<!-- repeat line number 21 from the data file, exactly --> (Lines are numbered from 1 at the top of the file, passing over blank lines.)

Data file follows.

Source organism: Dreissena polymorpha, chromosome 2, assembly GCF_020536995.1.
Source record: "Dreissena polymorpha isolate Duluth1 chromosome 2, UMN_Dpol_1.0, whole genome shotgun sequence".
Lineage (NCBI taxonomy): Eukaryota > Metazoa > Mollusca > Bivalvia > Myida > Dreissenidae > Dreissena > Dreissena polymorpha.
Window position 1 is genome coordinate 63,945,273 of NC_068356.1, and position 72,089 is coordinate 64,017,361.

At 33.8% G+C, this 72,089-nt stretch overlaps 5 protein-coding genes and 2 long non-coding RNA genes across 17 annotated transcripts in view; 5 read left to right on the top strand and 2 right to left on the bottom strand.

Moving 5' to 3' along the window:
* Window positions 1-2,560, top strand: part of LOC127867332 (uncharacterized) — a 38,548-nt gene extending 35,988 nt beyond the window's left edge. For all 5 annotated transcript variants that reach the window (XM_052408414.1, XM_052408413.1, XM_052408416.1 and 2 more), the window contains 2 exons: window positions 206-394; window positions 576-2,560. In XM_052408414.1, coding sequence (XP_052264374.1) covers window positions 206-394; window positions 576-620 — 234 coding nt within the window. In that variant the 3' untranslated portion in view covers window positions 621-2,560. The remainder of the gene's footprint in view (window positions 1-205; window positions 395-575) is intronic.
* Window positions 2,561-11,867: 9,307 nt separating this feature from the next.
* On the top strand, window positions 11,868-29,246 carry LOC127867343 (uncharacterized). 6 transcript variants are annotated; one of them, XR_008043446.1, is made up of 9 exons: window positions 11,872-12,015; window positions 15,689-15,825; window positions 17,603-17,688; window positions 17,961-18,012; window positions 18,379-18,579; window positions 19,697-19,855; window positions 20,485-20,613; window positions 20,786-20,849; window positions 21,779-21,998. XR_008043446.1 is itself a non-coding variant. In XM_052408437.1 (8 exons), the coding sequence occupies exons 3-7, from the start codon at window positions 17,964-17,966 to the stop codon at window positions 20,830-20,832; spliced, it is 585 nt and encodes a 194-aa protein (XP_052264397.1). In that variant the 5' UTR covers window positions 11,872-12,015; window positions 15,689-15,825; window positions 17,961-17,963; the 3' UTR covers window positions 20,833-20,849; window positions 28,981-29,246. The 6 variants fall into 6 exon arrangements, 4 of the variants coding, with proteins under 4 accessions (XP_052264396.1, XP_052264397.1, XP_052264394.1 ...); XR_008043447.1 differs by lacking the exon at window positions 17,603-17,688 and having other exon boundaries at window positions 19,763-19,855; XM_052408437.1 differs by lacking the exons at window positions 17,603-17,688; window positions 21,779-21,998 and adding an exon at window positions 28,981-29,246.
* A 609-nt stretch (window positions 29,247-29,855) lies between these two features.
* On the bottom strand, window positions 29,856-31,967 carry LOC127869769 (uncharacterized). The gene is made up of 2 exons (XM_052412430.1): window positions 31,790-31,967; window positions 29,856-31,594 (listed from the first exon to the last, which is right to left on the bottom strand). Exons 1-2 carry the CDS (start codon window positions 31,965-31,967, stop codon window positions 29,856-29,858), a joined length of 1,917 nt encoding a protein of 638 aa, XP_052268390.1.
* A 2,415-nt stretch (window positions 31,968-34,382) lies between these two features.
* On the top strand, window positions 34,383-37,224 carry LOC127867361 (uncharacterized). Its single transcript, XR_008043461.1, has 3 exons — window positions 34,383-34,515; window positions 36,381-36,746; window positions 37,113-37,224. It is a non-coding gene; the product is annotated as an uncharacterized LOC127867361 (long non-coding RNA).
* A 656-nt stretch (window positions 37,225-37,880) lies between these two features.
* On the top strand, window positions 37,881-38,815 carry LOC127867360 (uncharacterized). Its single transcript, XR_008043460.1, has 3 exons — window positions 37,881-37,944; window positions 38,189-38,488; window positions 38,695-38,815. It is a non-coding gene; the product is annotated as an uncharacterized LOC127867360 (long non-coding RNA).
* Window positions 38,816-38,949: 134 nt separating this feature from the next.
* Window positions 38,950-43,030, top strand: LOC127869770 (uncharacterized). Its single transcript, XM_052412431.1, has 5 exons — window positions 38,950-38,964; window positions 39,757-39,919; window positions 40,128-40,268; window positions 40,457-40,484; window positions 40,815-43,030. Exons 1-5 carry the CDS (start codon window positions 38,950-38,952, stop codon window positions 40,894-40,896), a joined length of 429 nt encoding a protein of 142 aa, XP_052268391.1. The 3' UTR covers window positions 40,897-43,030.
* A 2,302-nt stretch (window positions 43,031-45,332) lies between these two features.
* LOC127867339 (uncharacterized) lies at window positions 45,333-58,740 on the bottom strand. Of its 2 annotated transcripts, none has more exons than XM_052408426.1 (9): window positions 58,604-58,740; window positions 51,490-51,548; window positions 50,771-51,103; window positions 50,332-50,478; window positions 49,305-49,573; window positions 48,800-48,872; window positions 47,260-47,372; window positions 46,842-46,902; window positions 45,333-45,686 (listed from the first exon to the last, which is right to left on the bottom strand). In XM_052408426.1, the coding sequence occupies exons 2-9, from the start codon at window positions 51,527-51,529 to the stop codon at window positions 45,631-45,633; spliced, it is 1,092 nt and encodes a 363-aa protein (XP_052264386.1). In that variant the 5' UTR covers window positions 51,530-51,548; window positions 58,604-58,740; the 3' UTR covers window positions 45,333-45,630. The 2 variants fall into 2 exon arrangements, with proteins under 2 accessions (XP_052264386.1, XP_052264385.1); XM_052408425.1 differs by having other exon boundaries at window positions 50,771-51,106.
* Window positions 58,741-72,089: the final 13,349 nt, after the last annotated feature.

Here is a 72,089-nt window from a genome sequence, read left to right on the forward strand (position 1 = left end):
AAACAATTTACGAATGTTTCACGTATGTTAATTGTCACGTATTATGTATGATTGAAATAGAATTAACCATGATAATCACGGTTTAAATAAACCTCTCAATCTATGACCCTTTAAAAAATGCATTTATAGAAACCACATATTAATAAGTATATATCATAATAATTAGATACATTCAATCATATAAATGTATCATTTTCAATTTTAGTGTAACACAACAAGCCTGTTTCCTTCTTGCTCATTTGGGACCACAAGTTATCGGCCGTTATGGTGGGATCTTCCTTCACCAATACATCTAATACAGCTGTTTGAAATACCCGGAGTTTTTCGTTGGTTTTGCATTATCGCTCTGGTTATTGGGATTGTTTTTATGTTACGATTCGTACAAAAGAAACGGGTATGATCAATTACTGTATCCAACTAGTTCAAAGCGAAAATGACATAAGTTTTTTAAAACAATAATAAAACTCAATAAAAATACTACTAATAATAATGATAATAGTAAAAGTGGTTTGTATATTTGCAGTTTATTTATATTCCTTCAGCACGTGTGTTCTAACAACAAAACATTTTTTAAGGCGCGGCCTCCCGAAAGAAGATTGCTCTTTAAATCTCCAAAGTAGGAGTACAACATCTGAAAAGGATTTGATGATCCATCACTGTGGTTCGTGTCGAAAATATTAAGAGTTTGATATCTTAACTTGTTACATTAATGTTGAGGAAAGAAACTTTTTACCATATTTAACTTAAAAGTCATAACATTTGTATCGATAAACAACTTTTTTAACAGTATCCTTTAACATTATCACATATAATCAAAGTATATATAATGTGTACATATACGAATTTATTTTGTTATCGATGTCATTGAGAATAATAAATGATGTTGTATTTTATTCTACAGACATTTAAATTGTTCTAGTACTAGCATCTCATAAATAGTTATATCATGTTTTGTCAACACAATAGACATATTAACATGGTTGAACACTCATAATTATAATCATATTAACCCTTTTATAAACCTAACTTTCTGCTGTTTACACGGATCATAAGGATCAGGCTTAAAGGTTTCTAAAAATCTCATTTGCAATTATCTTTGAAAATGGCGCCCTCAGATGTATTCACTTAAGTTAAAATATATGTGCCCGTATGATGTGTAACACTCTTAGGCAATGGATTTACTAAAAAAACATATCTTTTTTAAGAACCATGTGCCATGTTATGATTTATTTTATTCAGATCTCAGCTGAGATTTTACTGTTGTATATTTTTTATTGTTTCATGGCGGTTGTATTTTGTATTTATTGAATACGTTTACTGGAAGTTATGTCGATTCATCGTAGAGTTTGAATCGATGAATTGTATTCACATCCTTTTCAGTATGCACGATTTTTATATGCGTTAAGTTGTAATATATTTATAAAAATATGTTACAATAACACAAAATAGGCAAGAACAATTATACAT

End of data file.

Here is a 72,089-nt window from a genome sequence, read left to right on the forward strand (position 1 = left end):